2. Front Suspension

2.1  A complete Mustang II Front suspension (and steering)

Mustang2frontend.jpg (84714 bytes) Mustang2frontendB.jpg (81316 bytes)

This is a major exercise involving removing all the existing front suspension, steering, and much of the shock towers. The Mustang II front sub-frame assembly complete with suspension, brakes and rack and pinion steering is then positioned in the correct location. Uprights are welded on to pick up the existing chassis rails and thus attach it to the car. The two big advantages are the conversion to R&P steering, and the big gain in engine bay space, (by removal of the shock towers) giving more room for headers and making spark plug changes so much easier. Check this link. Easiest way to complete the conversion is to buy one of the aftermarket kits now available such as: Rod & Custom Motorsport.  http://www.rcmotorsports.net/page6.html This is a total Mustang II Front End Kit, with manual or power rack, tubular upper & lower A-arms, Fully adjustable coil-overs and has the small or big block mounts.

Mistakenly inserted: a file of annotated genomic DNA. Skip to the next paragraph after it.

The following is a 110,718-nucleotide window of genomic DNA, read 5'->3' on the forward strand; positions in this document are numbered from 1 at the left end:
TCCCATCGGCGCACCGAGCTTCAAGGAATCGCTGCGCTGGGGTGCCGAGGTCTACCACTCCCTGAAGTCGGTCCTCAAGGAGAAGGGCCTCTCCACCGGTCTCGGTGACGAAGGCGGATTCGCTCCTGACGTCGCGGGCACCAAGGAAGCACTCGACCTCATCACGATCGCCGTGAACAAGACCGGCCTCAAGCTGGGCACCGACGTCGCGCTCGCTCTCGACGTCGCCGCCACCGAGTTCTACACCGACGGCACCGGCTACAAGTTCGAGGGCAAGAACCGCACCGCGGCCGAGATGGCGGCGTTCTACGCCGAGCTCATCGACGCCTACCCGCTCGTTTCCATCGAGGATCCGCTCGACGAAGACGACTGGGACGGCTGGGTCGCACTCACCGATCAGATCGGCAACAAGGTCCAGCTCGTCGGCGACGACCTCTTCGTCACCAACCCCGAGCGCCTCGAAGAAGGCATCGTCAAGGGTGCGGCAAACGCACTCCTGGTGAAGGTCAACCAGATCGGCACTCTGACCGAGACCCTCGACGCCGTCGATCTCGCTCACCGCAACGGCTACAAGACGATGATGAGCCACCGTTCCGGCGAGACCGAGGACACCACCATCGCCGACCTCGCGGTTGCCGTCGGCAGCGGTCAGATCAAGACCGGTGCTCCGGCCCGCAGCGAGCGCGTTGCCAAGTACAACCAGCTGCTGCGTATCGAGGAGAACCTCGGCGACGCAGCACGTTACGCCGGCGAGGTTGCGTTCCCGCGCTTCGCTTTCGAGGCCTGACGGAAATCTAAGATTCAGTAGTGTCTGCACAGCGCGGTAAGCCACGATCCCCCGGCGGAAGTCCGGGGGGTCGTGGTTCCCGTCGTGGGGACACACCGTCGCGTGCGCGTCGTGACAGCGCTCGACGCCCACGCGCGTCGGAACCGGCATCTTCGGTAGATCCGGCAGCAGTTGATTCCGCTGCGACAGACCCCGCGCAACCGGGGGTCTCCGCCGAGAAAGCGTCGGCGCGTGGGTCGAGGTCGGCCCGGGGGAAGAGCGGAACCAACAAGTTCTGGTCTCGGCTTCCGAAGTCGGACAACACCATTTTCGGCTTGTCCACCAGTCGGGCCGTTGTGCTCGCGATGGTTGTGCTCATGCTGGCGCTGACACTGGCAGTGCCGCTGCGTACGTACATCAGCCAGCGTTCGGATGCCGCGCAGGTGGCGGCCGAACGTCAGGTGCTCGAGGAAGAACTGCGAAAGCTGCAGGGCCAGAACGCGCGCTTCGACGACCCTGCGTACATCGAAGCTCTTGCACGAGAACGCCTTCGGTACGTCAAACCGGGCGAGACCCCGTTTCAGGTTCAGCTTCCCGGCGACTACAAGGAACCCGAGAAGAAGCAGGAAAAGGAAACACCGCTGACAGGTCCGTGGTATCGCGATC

"I did the research & Rod & Customs Motorsports makes the best Mustang II kit out there for early Mustangs. The beauty of this kit is that Rod & Customs Motorsports has been around for a long time and will sell you everything individually if should you ever need replacement parts down the road. They have awesome tech support and you'll be talking to the owner of the company when you call. Also, any headers that will work for a 79-93 Fox Mustang will work with this kit. Same goes for the oil pan. ABSOLUTELY NO CUSTOM HEADERS, OILPAN, OR STEERING COLUMN NEEDED WITH THIS KIT---UNLIKE OTHER MUSTANG II FRONT END CONVERSION KITS. This kit even includes the steel patch panels to cover the holes where the shock towers are removed."
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2.2 Late 90's era Cobra Macpherson strut conversion.

mcpstrut.jpg (39848 bytes)

Under development by DVS Restorations. For more information see Section 4 below.
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2.3 TCP Coil-Over and Front Spring Conversion Kits.

                 

This Total Control Products coil-over kit completely replaces the original suspension, but uses the original mounting points. Results in a drastic improvement in front end ride quality and handling. Check it out at the TCP site here